Cognitive Errors in Clinical Diagnosis: Anchoring and Confirmation Bias

This is the first in a series of articles that will address cognitive errors in clinical diagnosis. Logical reasoning and sound decision-making are cornerstones of clinical care and are essential to preventing adverse events that arise from incorrect, missed, or delayed diagnoses. Each year, diagnostic errors lead to approximately 27,000 hospital admissions and more than 150,000 cases of patient harm.1 Up to 80% of adverse events related to misdiagnosis are judged to be preventable. Most diagnostic errors have a cognitive element, arising when biases alter the clinician’s thoughts and impact their judgment.2

Biases, or cognitive errors, are flaws in clinical reasoning, where the clinician unconsciously makes decisions based on intuitive judgments rather than analytical thinking. According to the dual processing theory of human cognition, reasoning and decision-making involve both an intuitive process, which relies on past experience and pattern recognition, is fast, and is prone to error, and an analytical process, which is more deliberate, slower, and requires more effort but is less vulnerable to error.3 Intuitive thinking is the default process for humans because it saves time and energy and often results in acceptable decisions in daily life. When problem solving, however, analytic thinking is more effective and less likely to result in error. Knowing the cognitive errors inherent to intuitive thinking can help clinicians recognize them when they arise in clinical decision-making. There are more than 100 cognitive biases, and many of them overlap or occur together.3 This article discusses two cognitive errors: anchoring and confirmation bias.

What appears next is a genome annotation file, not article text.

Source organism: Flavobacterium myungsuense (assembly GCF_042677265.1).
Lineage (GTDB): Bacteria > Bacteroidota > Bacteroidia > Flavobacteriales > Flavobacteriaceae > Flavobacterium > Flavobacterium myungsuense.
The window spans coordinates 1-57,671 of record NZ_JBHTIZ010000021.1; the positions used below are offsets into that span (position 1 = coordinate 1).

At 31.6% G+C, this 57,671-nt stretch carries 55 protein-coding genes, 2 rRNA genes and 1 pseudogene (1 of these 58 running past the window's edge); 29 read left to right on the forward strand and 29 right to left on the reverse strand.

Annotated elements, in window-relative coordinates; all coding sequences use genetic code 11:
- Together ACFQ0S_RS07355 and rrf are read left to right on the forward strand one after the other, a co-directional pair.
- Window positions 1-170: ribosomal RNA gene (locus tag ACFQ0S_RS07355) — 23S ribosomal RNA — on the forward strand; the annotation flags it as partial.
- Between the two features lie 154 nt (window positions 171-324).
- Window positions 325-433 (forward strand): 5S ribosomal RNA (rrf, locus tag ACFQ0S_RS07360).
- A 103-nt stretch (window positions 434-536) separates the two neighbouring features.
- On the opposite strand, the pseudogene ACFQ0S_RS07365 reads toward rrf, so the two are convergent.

Urgent Care Visit

A 42-year-old man presents to an urgent care clinic at 7 AM with a severe headache accompanied by nausea, two episodes of vomiting, and dizziness that developed suddenly approximately 3 hours ago while he was at work. The headache is located in the left frontal area, is moderate in severity, and has not responded to over-the-counter pain relievers, including NSAIDs and acetaminophen. He reports a history of migraine headaches, which he first experienced during college, starting around age 18, and last experienced in his late 30s. During migraine episodes, he usually experiences sensitivity to light and nausea but not vomiting, and the headaches respond to ibuprofen taken at the onset of symptoms. He has a history of obesity (body mass index, 32.5) and hypertension, which is being treated with lisinopril 20 mg daily. There is a positive family history of migraine, cerebrovascular disease, and stroke at a young age. The results of the physical examination include: temperature, 36.2°C (97.2°F), heart rate, 69 beats/min, respiration, 22 breaths/min, and blood pressure, 127/82 mm Hg. Upon questioning, the patient notes that his migraines are triggered by stress, lack of sleep, and alcohol. He is employed as a manager at a shipping warehouse, where he works a 12-hour night shift for four days followed by three days off. He reports that over the past month he has been working additional hours and feeling stressed due to an increased workload. He typically drinks one to two 12-oz beers per week and denies a recent increase in alcohol intake.